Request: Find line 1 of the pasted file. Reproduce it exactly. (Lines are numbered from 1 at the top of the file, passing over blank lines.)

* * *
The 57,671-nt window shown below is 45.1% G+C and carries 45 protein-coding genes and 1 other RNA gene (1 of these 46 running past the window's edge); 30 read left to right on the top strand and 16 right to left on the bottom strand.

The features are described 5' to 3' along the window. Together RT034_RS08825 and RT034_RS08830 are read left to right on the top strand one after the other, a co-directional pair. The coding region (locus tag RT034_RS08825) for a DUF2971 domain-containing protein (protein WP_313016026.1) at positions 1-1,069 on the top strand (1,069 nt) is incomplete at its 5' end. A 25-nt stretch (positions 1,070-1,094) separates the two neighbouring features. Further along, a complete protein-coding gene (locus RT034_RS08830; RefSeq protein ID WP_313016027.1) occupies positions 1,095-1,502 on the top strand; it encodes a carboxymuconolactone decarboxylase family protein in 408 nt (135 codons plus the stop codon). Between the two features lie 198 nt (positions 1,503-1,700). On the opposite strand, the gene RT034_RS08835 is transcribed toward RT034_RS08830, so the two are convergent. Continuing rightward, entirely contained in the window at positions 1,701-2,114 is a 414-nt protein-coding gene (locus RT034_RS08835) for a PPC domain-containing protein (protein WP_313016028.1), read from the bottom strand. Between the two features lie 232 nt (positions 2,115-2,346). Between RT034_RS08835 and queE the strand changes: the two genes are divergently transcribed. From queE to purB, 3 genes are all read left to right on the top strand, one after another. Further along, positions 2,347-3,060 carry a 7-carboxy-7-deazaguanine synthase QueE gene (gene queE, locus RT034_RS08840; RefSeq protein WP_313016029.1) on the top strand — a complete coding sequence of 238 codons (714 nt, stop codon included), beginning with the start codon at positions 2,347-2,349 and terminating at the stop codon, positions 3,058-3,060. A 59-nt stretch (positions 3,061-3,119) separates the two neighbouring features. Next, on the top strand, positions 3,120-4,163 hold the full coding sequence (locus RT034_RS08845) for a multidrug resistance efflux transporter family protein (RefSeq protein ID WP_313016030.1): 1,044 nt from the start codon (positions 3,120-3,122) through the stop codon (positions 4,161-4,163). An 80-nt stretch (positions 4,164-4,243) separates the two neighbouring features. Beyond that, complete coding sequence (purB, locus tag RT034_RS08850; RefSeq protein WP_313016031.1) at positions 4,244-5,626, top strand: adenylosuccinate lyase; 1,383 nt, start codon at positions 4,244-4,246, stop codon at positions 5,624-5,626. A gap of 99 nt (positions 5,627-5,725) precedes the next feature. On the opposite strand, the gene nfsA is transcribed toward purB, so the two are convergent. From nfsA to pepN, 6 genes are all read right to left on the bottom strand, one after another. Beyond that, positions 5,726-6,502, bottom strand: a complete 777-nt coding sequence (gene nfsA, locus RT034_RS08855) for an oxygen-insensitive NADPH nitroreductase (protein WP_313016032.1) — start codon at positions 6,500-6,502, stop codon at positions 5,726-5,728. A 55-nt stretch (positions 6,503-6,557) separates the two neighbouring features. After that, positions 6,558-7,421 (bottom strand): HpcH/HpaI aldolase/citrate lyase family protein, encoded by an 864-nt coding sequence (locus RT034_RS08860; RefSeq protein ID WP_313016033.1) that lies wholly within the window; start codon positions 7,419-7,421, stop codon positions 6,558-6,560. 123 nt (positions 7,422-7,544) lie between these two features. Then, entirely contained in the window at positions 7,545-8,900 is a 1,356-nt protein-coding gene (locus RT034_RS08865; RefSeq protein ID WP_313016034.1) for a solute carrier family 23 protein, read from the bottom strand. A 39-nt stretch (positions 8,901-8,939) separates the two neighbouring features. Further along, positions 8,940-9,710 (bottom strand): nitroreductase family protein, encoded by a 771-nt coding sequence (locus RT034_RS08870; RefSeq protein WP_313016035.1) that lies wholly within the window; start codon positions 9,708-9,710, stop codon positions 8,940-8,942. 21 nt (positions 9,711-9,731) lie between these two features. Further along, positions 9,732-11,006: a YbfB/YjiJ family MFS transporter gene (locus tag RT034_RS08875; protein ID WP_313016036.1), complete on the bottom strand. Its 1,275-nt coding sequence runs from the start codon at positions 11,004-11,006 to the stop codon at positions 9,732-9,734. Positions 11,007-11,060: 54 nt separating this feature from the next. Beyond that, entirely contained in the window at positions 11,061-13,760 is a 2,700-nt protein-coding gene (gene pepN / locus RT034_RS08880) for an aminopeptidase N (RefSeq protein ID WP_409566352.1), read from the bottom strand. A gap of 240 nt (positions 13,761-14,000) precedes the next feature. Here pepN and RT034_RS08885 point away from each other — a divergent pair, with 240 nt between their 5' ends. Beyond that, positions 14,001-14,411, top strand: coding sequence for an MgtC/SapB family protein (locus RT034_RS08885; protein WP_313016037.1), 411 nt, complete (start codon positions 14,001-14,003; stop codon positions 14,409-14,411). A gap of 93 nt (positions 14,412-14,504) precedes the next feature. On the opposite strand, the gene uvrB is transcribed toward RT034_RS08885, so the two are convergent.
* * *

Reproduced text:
The 57,671-nt window shown below is 45.1% G+C and carries 45 protein-coding genes and 1 other RNA gene (1 of these 46 running past the window's edge); 30 read left to right on the top strand and 16 right to left on the bottom strand.